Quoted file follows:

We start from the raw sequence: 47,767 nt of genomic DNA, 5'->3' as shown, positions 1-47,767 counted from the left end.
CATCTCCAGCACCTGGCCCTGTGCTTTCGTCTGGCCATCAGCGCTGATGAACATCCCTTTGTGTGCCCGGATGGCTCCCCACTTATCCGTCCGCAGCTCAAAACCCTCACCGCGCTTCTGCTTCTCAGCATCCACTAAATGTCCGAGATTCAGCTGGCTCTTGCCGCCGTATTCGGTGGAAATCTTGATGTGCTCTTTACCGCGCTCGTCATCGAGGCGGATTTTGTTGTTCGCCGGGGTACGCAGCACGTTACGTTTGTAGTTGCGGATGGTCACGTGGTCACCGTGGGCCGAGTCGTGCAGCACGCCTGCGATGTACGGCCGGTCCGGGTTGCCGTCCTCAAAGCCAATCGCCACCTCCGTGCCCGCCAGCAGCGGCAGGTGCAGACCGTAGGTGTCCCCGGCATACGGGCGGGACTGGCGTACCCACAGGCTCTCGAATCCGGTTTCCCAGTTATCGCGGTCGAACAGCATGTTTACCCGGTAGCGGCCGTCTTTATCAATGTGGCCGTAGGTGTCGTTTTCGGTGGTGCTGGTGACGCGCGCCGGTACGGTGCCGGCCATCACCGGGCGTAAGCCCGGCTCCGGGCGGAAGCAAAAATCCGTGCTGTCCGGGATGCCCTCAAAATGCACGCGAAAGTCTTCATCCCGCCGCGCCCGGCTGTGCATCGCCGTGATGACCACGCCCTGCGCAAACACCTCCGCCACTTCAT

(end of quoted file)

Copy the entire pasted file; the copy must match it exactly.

We start from the raw sequence: 47,767 nt of genomic DNA, 5'->3' as shown, positions 1-47,767 counted from the left end.
CATCTCCAGCACCTGGCCCTGTGCTTTCGTCTGGCCATCAGCGCTGATGAACATCCCTTTGTGTGCCCGGATGGCTCCCCACTTATCCGTCCGCAGCTCAAAACCCTCACCGCGCTTCTGCTTCTCAGCATCCACTAAATGTCCGAGATTCAGCTGGCTCTTGCCGCCGTATTCGGTGGAAATCTTGATGTGCTCTTTACCGCGCTCGTCATCGAGGCGGATTTTGTTGTTCGCCGGGGTACGCAGCACGTTACGTTTGTAGTTGCGGATGGTCACGTGGTCACCGTGGGCCGAGTCGTGCAGCACGCCTGCGATGTACGGCCGGTCCGGGTTGCCGTCCTCAAAGCCAATCGCCACCTCCGTGCCCGCCAGCAGCGGCAGGTGCAGACCGTAGGTGTCCCCGGCATACGGGCGGGACTGGCGTACCCACAGGCTCTCGAATCCGGTTTCCCAGTTATCGCGGTCGAACAGCATGTTTACCCGGTAGCGGCCGTCTTTATCAATGTGGCCGTAGGTGTCGTTTTCGGTGGTGCTGGTGACGCGCGCCGGTACGGTGCCGGCCATCACCGGGCGTAAGCCCGGCTCCGGGCGGAAGCAAAAATCCGTGCTGTCCGGGATGCCCTCAAAATGCACGCGAAAGTCTTCATCCCGCCGCGCCCGGCTGTGCATCGCCGTGATGACCACGCCCTGCGCAAACACCTCCGCCACTTCAT